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UPDATED: Mar 13, 2020
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People who have never filed a car insurance claim may not understand exactly how the deductible will apply to the loss. If you don’t know how your insurance works, you will not be able to make the best decision about your policy. For example, you may choose a deductible that is higher than you can comfortably pay. By knowing in advance how your deductible applies to your loss, you can determine how much deductible you can afford to pay.
The Role of Deductibles in Auto Insurance
The deductible is the portion of the repairs that you agree to pay in the event of an auto accident. Unlike a medical insurance deductible, which applies yearly, auto insurance deductibles apply to each incident on your policy. This means that every time your vehicle is involved in an accident, you pay the same deductible for damage.
If your vehicle is involved in multiple accidents and you choose to have all of the damage repaired at once, you still must pay a separate deductible for each accident. Similarly, if you take your vehicle in for repairs and the adjuster finds preexisting damage on your vehicle, you will need to pay a separate deductible to repair that damage.
Your deductible will be subtracted from the settlement amount that your insurance company offers you for the repair of your vehicle. You then owe the deductible to your body shop at the time repairs are completed. Usually, claims checks will be issued two-party to you and the body shop you choose to do the work. At the time repairs are completed, you will sign over the claims check and pay the difference.
Deductible Reimbursement and Subrogation
If you are not at fault for an accident, your insurance company may be able to reimburse your deductible by filing a subrogation request against the at-fault party’s insurance. Once the responsible party’s insurance pays the damage, your deductible will be returned to you. This process can take several weeks or even months depending on the complexity of the accident and the size of the insurance company involved; you should not assume that you will receive your deductible back in time to pay for the damage.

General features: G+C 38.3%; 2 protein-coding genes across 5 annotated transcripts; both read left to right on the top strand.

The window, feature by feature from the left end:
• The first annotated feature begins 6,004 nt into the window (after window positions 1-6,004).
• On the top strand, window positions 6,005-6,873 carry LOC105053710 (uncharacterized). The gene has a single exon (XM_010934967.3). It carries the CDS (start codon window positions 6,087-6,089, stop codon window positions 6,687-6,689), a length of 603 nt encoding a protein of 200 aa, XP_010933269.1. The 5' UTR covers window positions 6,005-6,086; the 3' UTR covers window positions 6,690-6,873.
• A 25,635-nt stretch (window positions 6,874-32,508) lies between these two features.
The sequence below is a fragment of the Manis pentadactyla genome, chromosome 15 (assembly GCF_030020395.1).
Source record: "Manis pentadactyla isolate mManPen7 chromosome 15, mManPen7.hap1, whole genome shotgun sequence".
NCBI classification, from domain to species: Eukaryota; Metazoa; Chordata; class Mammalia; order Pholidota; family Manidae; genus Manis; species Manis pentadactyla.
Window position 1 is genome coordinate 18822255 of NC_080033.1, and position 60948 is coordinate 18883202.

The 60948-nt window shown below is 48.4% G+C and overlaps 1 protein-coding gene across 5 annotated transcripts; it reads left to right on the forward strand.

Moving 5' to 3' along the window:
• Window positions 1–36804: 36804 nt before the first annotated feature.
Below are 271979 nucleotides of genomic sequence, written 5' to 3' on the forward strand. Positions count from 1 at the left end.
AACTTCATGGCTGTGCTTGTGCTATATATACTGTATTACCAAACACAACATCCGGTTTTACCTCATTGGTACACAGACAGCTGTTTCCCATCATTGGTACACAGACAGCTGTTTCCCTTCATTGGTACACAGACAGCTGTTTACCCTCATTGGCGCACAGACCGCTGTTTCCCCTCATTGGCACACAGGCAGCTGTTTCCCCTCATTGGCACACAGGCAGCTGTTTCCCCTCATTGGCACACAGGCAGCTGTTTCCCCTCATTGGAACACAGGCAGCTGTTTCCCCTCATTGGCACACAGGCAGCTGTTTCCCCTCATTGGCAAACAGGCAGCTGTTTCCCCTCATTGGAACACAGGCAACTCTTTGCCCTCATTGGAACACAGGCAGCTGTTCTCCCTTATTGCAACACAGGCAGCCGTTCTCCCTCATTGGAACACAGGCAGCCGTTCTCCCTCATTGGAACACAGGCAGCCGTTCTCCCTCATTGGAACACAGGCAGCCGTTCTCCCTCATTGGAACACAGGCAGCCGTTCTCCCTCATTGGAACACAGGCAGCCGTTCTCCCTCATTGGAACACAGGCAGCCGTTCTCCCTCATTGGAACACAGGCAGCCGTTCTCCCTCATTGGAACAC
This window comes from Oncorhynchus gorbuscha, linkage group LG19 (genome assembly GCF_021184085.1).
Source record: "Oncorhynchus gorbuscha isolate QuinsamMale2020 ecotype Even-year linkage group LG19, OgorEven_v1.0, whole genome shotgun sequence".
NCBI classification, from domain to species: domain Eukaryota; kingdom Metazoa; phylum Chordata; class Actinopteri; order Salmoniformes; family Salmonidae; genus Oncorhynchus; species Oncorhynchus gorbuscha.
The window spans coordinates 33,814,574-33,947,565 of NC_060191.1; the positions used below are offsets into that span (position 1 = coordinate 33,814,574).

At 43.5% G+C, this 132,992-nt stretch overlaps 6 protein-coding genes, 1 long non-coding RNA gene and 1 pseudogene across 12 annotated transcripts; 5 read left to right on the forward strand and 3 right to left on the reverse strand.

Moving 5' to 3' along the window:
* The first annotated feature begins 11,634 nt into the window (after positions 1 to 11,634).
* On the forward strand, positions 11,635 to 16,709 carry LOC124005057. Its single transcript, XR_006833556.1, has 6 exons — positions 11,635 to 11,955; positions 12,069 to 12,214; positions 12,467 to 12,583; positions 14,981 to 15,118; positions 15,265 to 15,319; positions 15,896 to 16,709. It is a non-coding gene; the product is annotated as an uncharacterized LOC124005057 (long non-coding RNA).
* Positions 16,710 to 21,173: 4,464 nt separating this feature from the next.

Some car insurance companies are able to waive your deductible if they know the other insurance company has accepted liability. If you know that a claim has been filed with the other insurance company, you can ask your claims representative if this is a possibility in your case.
In some situations, your deductible may be waived. Some states allow for a waiver of deductible if you are involved in an accident with another person who carries the same insurance as you do. You may also have a wavier of deductible applied to your claim if you are hit by someone who is uninsured, depending on the laws in your state. If you do qualify for a deductible waiver, your claims representative will inform you at the time your claim is filed.
How much should my deductible be?
The higher your deductible, the less expensive your insurance premiums will be. You should choose the highest deductible you will be comfortable paying in the event of an accident. Most policies have a default collision deductible of $500, but you can choose for $250 or $1,000; you may be able to select other figures as well, depending on what is available with your company.
How can I avoid paying a deductible?
If you file an insurance claim with the other person’s company, you will not need to pay your deductible. If the other driver is at fault for an accident, their insurance will pay for your damage and provide you with a rental car while your vehicle is in the shop.
This process can take longer than filing with your own insurance, and the payment may not be guaranteed. In simple liability cases, such as rear-end collisions, the other insurance company should be able to pay for your damage as soon as the claims adjuster speaks to the responsible party. If the accident is not a simple loss, the liability determination may take a long time, and your claim may be denied if you are found to be at fault for the accident.
Also bear in mind that you are responsible for reporting your accident your insurance regardless of who is at fault for the accident. Your claims representative should be able to advise you as to liability and whether you may be able to file directly with the other insurance to avoid paying a deductible.